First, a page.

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RWL: Running is sometimes described as a passport. It’s a great way to explore new surroundings. Could you share your relationship with running?

CW: I actually run as a core part of my workout, but also as part of a broader collection of activities that allows me to be in my own head, sometimes concentrating on something I’ve been thinking about, sometimes concentrating on the motions of a walk or run or other workout, sometimes just to explore a new city or space-out with a podcast in my ear while running on a treadmill.

I like that it’s a simple routine that’s challenging if you choose to make it so. I also like that you can almost always figure out a way to do it wherever you end up, though results will vary as to whether you actually do, based on social mores, infrastructure, and so on.

RWL: Has your approach to fitness & movement changed since adopting minimalism?

CW: Yes, for a few reasons.

Partly it changed because my previous approach—going to the gym every day when I lived in LA—was done as part of a work hard, play hard lifestyle, and thus I tended to overdo a lot of things, always be sore and borderline injured, and aiming for results that would help counteract the otherwise unhealthy lifestyle I was living. Today, it’s part of a more holistically healthy approach to life in general.

But it also changed because, practically, it’s not a good idea to assume you’ve have certain types of equipment with you wherever you go in the world, and it’s therefore a good idea to rework your habits so you can use gym-stuff when you have access, but can otherwise get by and feel good doing bodyweight-resistance workouts, running and walking, using stairs, or whatever else might be accessible in your environment, where you happen to be that night or that month.

I’ve also made my workouts quite modular, in terms of when I do them, how long they take, and other such things. It’s not always practical to have a midday workout when you’re living in a place with no air conditioner and 100+ degree temperatures, and it’s not always practical to aim for an early morning routine when you’re living within a culture that stays up very late and wakes up very late.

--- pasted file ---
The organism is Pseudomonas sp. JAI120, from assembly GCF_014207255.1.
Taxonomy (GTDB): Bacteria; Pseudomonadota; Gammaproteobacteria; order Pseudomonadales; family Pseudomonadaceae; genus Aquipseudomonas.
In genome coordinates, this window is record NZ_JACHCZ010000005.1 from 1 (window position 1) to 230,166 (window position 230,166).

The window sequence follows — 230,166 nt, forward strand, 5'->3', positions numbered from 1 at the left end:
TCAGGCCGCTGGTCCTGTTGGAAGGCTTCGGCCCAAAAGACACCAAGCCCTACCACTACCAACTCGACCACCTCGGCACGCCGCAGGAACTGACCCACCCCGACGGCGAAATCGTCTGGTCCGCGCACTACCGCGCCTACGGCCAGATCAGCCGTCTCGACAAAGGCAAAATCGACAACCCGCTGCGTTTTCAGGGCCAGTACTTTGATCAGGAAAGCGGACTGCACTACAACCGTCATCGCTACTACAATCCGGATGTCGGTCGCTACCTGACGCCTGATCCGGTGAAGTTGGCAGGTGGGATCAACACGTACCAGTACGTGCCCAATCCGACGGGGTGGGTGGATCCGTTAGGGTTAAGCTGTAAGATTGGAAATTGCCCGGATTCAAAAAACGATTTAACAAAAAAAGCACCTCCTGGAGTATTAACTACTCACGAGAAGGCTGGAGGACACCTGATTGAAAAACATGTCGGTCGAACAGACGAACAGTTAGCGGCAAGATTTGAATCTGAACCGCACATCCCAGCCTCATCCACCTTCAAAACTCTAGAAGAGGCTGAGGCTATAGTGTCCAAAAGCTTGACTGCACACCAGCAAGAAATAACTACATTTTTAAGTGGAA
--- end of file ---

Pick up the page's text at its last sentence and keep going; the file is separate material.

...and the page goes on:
So my entire approach to working out has shifted significantly, and I personally think for the better—because my priorities also shifted, and I’ve been able to invest more time and energy in getting it right and trying new things along the way to make sure I can continue to do so.


RWL: How would you define Minimalism?

CW: Minimalism is about figuring out what’s important so you can spend more time, energy, and resources (including money) on those most important things.

RWL: What advice would you give to someone discovering Minimalism for the first time?

CW: Make sure you take the time to pause and reflect on what’s actually important before you start chucking things into the trash bin.

I’ve met a lot of people who got really into the “reducing the number of things I own” side of minimalism before they through it through, only to regret something that they got rid of, because they were aiming for raw numbers, not focusing on which things they actually get value from, and which they do not.

Look at it as a process:

Slow down, take a deep breath, and give yourself some time to think about how you want your life to be.

Then, figure out which things in your life help you get there, and which are standing in your way. Don’t just get rid of things, by the way: also changing your consumption habits in the future, so you can spend more of what you’ve got (in terms of time and money) on things that will help you get where you want to be (yes: minimalism may involve buying a few things, strange as it may sound).

From there, develop positive habits and keep your eyes on the prize: that lifestyle you’re building, according to your standards and no one else’s. Spend your reclaimed time, energy, and money (and other resources) appropriately, and remember to pause and enjoy what you’re building for yourself along the way.

RWL: After listing everything in the All 51 Things I Own blog post, you no longer share lists or photos of this nature, as it seemed to unintentionally reinforce the idea that minimalism is about owning as few things as possible – rather than the right amount for you.

How else has your approach to minimalism evolved?

CW: Yeah, that list really inspired some people, but it very quickly spiraled (for some other people) into a perceived competition, to see how few things they could own.

Which for some people isn’t the end of the world, but unless you’re traveling full-time, it doesn’t make a lot of sense to own so few things. Unless you are literally carrying everything you own on you should (like I was), that’s kind of silly. It’s performative. And I didn’t want people to think that minimalism is about how few things you can own; owning fewer things doesn’t make you morally superior or any happier. It can actually have the opposite effect, if that dearth isn’t serving some other purpose.

Beyond that, the biggest changes have been in how I approach minimalism, personally, because of how my priorities have shifted, and how I’ve come to better understand my own wants and needs.